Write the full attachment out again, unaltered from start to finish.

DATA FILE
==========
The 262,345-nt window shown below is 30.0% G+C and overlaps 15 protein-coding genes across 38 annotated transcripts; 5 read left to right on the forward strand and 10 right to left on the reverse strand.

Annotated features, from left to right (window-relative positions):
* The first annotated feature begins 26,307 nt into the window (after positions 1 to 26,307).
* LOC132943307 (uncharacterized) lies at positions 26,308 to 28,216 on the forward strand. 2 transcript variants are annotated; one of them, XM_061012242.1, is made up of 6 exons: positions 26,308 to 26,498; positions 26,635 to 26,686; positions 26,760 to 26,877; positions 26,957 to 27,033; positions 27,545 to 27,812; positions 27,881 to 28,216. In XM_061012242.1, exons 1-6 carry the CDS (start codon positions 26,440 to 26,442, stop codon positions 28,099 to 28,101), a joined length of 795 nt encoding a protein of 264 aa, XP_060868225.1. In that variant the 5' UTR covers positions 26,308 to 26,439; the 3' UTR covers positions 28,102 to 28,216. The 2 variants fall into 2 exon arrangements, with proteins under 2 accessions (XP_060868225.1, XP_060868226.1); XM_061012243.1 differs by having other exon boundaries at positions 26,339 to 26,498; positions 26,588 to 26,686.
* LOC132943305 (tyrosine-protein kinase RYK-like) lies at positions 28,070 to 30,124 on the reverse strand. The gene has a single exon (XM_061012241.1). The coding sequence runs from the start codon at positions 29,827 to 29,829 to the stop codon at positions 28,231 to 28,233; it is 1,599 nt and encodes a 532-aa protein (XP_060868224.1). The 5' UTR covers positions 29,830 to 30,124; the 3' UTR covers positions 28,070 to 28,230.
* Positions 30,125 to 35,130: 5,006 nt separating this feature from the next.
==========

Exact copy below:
The 262,345-nt window shown below is 30.0% G+C and overlaps 15 protein-coding genes across 38 annotated transcripts; 5 read left to right on the forward strand and 10 right to left on the reverse strand.

Annotated features, from left to right (window-relative positions):
* The first annotated feature begins 26,307 nt into the window (after positions 1 to 26,307).
* LOC132943307 (uncharacterized) lies at positions 26,308 to 28,216 on the forward strand. 2 transcript variants are annotated; one of them, XM_061012242.1, is made up of 6 exons: positions 26,308 to 26,498; positions 26,635 to 26,686; positions 26,760 to 26,877; positions 26,957 to 27,033; positions 27,545 to 27,812; positions 27,881 to 28,216. In XM_061012242.1, exons 1-6 carry the CDS (start codon positions 26,440 to 26,442, stop codon positions 28,099 to 28,101), a joined length of 795 nt encoding a protein of 264 aa, XP_060868225.1. In that variant the 5' UTR covers positions 26,308 to 26,439; the 3' UTR covers positions 28,102 to 28,216. The 2 variants fall into 2 exon arrangements, with proteins under 2 accessions (XP_060868225.1, XP_060868226.1); XM_061012243.1 differs by having other exon boundaries at positions 26,339 to 26,498; positions 26,588 to 26,686.
* LOC132943305 (tyrosine-protein kinase RYK-like) lies at positions 28,070 to 30,124 on the reverse strand. The gene has a single exon (XM_061012241.1). The coding sequence runs from the start codon at positions 29,827 to 29,829 to the stop codon at positions 28,231 to 28,233; it is 1,599 nt and encodes a 532-aa protein (XP_060868224.1). The 5' UTR covers positions 29,830 to 30,124; the 3' UTR covers positions 28,070 to 28,230.
* Positions 30,125 to 35,130: 5,006 nt separating this feature from the next.